The Herald of Everett, Washington
HeraldNet on Facebook HeraldNet on Twitter HeraldNet RSS feeds HeraldNet Pinterest HeraldNet Google Plus HeraldNet Youtube
HeraldNet Newsletters  Newsletters: Sign up | Manage  Green editions icon Green editions

Calendar


HeraldNet Headlines
HeraldNet Newsletter Delivered to your inbox each week.
Published: Wednesday, January 25, 2012, 12:01 a.m.

Public can weigh in on Tennessee firm’s proposed lease of Monroe hospital

MONROE -- Taxpayer- supported Valley General Hospital is on the verge of approving a deal that would allow a for-profit health care organization to lease the hospital for 40 years.
Before that happens, the public will get a chance to hear a report by an outside consultant about the deal and ask questions about its findings during a meeting scheduled for 6 p.m. today at the hospital.
The report by Wipfli, a consulting firm of certified public accountants, is expected to be posted on the hospital's website Tuesday.
If approved, the deal between the Monroe hospital and Franklin, Tenn.-based Capella Healthcare would mark the first time that organization has partnered with a public hospital, said Mike Liepman, Valley General's chief executive.
"This is the best possible scenario if the (public) wants a hospital in this community," Liepman said.
Valley General has been plagued with ongoing financial problems, losing $3 million in 2010 and an estimated $3 million to $4 million last year, he said.
Capella Healthcare operates 15 small-to-medium sized hospitals in seven states, including Capital Medical Center in Olympia.
The deal calls for Capella to lease Valley General for 40 years for a lump sum payment of $33 million.
The hospital's taxing district would receive $29.9 million. Most of that money will be used to pay off $20.6 million in the hospital's outstanding bonds, Liepman said.
About $3.3 million will be used so that the hospital can buy a 10 percent stake in the financial deal, he said.
The rest of the money paid to the hospital district will be used for future charity care, or the medical bills of people who either have no health insurance or are not financially able to pay off their share of hospital bills.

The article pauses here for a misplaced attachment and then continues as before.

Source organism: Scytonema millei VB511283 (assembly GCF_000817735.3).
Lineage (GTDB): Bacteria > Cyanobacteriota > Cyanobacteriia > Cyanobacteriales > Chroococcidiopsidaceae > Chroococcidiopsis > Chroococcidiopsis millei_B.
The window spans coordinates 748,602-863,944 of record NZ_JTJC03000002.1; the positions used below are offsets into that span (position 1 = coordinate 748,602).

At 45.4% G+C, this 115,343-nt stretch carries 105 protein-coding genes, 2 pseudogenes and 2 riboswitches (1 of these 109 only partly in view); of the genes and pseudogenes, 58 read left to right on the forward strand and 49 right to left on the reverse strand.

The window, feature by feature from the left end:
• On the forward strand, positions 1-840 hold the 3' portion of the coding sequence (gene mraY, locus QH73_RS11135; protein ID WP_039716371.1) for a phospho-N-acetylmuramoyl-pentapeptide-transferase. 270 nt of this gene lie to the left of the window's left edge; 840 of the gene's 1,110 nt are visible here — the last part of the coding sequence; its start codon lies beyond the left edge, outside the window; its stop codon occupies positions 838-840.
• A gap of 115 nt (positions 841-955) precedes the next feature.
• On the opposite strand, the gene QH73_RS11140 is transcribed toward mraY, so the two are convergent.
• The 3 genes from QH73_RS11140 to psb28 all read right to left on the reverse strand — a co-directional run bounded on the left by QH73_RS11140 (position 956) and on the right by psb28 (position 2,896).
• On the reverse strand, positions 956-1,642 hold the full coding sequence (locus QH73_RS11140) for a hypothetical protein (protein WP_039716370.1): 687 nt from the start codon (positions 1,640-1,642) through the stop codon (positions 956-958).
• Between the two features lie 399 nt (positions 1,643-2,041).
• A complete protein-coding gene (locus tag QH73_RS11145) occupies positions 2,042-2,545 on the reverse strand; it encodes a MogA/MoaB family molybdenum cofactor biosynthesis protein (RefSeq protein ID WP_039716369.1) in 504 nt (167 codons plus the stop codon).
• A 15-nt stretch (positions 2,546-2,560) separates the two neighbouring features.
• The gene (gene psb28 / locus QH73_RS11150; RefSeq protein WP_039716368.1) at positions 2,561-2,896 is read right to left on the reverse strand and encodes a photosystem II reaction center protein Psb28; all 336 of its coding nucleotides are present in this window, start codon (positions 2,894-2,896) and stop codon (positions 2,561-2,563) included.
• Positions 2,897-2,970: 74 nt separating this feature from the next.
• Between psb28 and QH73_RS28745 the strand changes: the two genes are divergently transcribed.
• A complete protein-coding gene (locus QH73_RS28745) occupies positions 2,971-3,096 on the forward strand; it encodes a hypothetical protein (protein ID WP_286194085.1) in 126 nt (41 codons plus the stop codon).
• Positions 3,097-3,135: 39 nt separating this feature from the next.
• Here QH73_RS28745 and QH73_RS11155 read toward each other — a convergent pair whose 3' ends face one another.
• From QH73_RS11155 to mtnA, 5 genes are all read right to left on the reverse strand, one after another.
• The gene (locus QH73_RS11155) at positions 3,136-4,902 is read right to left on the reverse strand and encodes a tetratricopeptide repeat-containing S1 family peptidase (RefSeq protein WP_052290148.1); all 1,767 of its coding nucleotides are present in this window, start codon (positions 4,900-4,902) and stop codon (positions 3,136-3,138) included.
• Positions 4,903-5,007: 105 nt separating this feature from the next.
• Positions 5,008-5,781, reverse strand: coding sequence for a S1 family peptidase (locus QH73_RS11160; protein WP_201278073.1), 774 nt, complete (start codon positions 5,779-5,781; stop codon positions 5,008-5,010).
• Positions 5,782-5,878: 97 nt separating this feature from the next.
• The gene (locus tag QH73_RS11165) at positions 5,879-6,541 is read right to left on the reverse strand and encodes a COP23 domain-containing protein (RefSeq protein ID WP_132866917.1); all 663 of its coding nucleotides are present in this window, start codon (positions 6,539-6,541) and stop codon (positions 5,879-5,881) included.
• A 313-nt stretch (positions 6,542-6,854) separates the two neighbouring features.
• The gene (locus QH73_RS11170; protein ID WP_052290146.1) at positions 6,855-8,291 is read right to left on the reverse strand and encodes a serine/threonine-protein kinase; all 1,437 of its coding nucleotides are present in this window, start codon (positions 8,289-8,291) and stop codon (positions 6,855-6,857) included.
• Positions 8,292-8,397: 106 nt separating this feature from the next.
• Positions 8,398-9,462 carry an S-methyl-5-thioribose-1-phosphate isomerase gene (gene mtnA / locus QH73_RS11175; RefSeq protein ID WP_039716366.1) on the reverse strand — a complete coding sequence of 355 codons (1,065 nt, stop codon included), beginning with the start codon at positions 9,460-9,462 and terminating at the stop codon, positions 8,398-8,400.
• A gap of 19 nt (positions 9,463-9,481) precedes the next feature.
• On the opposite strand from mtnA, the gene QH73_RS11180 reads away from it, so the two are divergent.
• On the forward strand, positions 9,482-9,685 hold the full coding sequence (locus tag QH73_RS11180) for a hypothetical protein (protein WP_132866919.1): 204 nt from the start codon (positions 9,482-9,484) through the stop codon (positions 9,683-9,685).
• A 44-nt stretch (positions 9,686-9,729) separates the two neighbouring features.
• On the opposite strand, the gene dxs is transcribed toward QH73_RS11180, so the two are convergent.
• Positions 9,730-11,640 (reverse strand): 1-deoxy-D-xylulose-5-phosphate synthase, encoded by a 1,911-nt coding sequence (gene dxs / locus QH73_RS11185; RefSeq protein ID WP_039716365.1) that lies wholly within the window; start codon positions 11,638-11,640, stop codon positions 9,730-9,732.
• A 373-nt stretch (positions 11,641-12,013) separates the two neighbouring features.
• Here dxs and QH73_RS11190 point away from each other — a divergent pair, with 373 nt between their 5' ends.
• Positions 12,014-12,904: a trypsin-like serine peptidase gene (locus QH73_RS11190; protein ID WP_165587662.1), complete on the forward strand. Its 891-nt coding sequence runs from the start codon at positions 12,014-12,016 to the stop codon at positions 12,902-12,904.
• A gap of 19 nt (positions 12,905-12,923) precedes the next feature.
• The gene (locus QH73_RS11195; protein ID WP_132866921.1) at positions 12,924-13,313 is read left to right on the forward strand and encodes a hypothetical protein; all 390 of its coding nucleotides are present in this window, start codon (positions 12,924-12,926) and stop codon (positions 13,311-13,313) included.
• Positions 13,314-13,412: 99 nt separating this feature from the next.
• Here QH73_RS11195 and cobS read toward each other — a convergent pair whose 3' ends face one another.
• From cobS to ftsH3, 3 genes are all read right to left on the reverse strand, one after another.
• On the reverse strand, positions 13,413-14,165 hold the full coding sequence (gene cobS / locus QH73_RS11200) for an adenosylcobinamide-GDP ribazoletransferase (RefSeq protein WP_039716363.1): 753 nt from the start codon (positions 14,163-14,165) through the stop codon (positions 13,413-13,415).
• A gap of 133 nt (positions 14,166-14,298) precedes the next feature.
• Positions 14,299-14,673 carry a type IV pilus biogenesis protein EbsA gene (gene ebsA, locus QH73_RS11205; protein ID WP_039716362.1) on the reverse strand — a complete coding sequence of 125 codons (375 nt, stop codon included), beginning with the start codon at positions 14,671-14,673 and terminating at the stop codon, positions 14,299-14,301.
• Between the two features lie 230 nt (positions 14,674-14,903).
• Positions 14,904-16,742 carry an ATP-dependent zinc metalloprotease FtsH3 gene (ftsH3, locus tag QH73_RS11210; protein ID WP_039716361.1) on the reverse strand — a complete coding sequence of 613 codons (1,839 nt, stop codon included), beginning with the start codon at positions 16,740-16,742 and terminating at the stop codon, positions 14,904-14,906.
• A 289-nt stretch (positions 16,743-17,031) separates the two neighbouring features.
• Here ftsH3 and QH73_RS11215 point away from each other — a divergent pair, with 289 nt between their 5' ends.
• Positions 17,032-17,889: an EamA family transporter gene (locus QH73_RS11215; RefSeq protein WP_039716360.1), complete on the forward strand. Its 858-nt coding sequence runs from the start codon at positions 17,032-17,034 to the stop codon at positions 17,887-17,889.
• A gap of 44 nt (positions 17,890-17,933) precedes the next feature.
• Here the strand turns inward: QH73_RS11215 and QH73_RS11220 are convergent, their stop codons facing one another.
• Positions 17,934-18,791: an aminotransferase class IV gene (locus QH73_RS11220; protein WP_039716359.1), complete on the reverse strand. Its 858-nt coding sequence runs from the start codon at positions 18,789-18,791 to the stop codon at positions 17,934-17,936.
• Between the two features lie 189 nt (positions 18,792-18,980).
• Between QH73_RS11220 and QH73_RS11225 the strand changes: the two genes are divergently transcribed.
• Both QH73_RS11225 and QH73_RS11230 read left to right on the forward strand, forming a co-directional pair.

Capella has also promised to spend at least $14 million over the next four years for capital improvements, Liepman said.
Capella reinvests profits back into the hospitals it owns after charging management fees for the services it provides.
The business partnership must be approved by the Valley General's three-member hospital board. Final action is scheduled for a 6 p.m. meeting Feb. 27. The public can also comment on the proposal at that meeting.
If approved by the hospital board, Capella would take over management of the hospital on March 1. The hospital would be governed by a six-member board that includes Capella and community representatives, Liepman said.
The hospital district's current taxing rate is 8 cents per $1,000 of assessed property value. The owner of a $260,000 home pays about $21 a year in taxes, Liepman said.
That taxing rate would stay in place, at least initially, if the agreement with Capella is approved, Liepman said.

Sharon Salyer: 425-339-3486; salyer@heraldnet.com.
Meeting tonight
Valley General Hospital's board members will discuss a report on the proposal for a business partnership with Capella Healthcare and take public comment during a meeting scheduled for 6 tonight.
The meeting will be in the Godard Room on the hospital campus, 14701 179th Ave. SE in Monroe.
Story tags » MonroeValley General Hospital

Share your comments: Log in using your HeraldNet account or your Facebook, Twitter or Disqus profile. Comments that violate the rules are subject to removal. Please see our terms of use. Please note that you must verify your email address for your comments to appear.

You are logged in using your HeraldNet ID. Click here to update your profile. | Log out.

Our new comment system is not supported in IE 7. Please upgrade your browser here.

comments powered by Disqus
digital subscription promo

Subscribe now

Unlimited digital access starting at 99 cents, or included with any print subscription.

loading...